Face wash can cause acne and breakouts, but the reasons differ. Sometimes, the true cause of a breakout can be hard to discern. Generally, sustained acne signifies that one of your face products isn't good for your skin. If you've been experiencing serious breakouts since using a new face wash, it's likely the culprit.
Acne treatments — especially those that contain active ingredients like benzoyl peroxide and salicylic acid — are drying and a bit harsh on your skin. If you use too many treatments at the same time, your skin may become irritated, and you may actually suffer more breakouts as a result.
Experiencing a few more breakouts is totally normal when starting a new acne treatment. The reason is that acne medications cause rapid destruction of acne bacteria, which can cause more inflammation and sometimes result in an initial "worsening" of the condition (sometimes called a "purge").
Many acne face washes you can buy at the drugstore contain salicylic acid, a BHA (beta hydroxy acid) that can help unclog pores, or benzoyl peroxide, an antiseptic. Some people experience dryness or irritation from using these, and irritated skin can be more prone to acne breakouts.
"Not washing your face could cause the buildup of oil and dirt that may lead to acne, more prominent pores, and inflammation," she says.
Whether or not you have acne, it's important to wash your face twice daily to remove impurities, dead skin cells, and extra oil from your skin's surface. Washing more often than twice daily is not necessarily better; it may do more harm than good. Use warm, not hot, water and a mild facial cleanser.
What is skin purging? Skin purging refers to a reaction to an active ingredient that is increasing skin cell turnover in order to improve acne. When using prescription-strength acne medications, it's reasonably common for your skin to get worse before it gets better.
Why do I still have acne in my late 20s? At its root, adult acne is caused by the same things that cause teen acne: excess skin oil and bacteria. Any changes in hormones, including those brought on by pregnancy and menstruation, can trigger excess oil. Women who smoke also seem to be more prone to acne.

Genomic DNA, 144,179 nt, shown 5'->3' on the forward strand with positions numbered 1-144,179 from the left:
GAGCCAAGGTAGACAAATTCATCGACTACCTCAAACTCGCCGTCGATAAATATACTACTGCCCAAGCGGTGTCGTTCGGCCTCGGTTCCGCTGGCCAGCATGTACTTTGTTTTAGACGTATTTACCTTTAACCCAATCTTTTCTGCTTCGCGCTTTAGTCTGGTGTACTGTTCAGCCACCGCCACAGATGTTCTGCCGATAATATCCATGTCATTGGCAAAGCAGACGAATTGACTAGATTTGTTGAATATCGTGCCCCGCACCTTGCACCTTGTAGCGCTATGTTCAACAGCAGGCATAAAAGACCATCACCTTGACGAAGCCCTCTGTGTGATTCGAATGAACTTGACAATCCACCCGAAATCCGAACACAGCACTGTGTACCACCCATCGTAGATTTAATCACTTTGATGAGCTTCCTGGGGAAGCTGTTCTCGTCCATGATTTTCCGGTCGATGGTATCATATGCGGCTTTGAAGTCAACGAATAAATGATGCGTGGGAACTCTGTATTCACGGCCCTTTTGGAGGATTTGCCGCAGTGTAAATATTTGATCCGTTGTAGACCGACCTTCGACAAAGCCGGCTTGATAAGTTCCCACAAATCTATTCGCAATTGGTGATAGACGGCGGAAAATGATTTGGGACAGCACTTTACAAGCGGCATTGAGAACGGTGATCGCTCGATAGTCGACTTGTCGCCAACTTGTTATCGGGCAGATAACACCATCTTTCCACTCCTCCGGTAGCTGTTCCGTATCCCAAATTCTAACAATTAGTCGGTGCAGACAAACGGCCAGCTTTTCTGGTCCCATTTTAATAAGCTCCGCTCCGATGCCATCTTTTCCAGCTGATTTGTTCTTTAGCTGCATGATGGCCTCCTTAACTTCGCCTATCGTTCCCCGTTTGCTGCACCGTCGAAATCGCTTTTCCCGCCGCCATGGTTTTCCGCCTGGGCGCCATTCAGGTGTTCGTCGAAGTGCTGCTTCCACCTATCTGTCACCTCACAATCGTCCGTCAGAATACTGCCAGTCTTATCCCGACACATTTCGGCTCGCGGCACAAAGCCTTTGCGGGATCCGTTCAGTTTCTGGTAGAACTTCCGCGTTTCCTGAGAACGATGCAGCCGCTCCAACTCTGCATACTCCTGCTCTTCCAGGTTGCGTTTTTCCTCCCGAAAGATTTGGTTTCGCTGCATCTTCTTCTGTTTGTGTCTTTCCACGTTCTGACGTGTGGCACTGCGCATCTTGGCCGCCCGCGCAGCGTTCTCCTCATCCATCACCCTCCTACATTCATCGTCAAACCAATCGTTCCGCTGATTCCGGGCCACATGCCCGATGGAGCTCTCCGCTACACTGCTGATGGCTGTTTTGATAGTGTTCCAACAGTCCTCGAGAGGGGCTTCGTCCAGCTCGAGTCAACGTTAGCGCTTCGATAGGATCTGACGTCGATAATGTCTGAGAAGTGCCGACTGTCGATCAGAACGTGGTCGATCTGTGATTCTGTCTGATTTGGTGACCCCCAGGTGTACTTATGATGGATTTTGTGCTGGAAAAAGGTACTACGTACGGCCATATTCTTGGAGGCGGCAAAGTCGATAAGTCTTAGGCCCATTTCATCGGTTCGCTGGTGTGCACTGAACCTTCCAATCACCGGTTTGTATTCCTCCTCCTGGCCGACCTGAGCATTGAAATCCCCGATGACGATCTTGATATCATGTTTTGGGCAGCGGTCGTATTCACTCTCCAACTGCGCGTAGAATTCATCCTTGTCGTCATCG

Most often, acne will go away on its own at the end of puberty, but some people still struggle with acne in adulthood. Almost all acne can be successfully treated, however. It's a matter of finding the right treatment for you.
Washing Too Often Can Worsen Acne
You can easily strip away all of the good oils your skin needs to stay healthy, leaving you with skin that is dry, red, flaky, and irritated.
By cleansing with water only, you're less likely to over-strip the skin's natural oil and therefore reduce the risk of damaging your skin barrier. Cleansing your face with water only not only reduces the oil-stripping action but also the physical rubbing action, which would reduce irritation to the skin.
The truth is, it is quite common to see acne persist into adulthood. Although acne is commonly thought of as a problem of adolescence, it can occur in people of all ages.
Acne commonly starts during puberty between the ages of 10 and 13 and tends to be worse in people with oily skin. Teenage acne usually lasts for five to 10 years, normally going away during the early 20s. It occurs in both sexes, although teenage boys tend to have the most severe cases.
Purging: Located predominantly in a defined area where you already have frequent breakouts. Skin purging also clears up much faster than a pimple or reaction. Reaction-based breakout: You're getting breakouts in new areas where you don't often get pimples.
Salicylic acid can be helpful for all types of acne.” Salicylic acid is a go-to OTC ingredient for acne since it dissolves the dead skin cells in clogged pores, helping treat existing acne and prevent future breakouts.
Dove Beauty Bar is a mild, moisture-rich soap, so it can replenish the skin's moisture. Rodney says that could help acne-prone skin, which is typically dry and dehydrated, and overproduces oil in response to the dryness, clogging pores and causing acne.
"There's really no reason to wash your face in the morning, especially if you thoroughly cleansed the night before," says Hirsch. (Ah ha! I win!) "But, at the same time, there's nothing wrong with cleansing the face every morning, as long as you're not overstripping the skin with harsh, drying cleansers.
Dermatologists recommend CeraVe Foaming Facial Cleanser for people with acne as it works to cleanse the skin and remove oil, without disrupting the skin's protective barrier. It won't clog pores or dry the skin out, and contains niacinamide and ceramides to help calm and moisturize irritated skin.
You may be using unnecessary products. "Some people may just not be genetically predisposed to breakouts or may produce less [oil],” says Batra. If that sounds like you, you may actually find your skin looks better when you ditch your cleanser.
Men don't really care about your acne. As long as you love and take care of yourself, he'll love you back. We women care about and notice our own flaws more than anybody else does. So, you can relax and stop stressing about them.
Dr Daniel Glass describes the reasons why some people get acne while others don't, which include genetics and environmental differences. So like most medical conditions, acne is a mixture of genetics and environment.
Oil glands get stimulated when hormones become active during puberty. That's why people are likely to get acne in their teens. Because the tendency to develop acne is partly genetic, if other people in your family had (or have) acne, you may be more likely to have it too.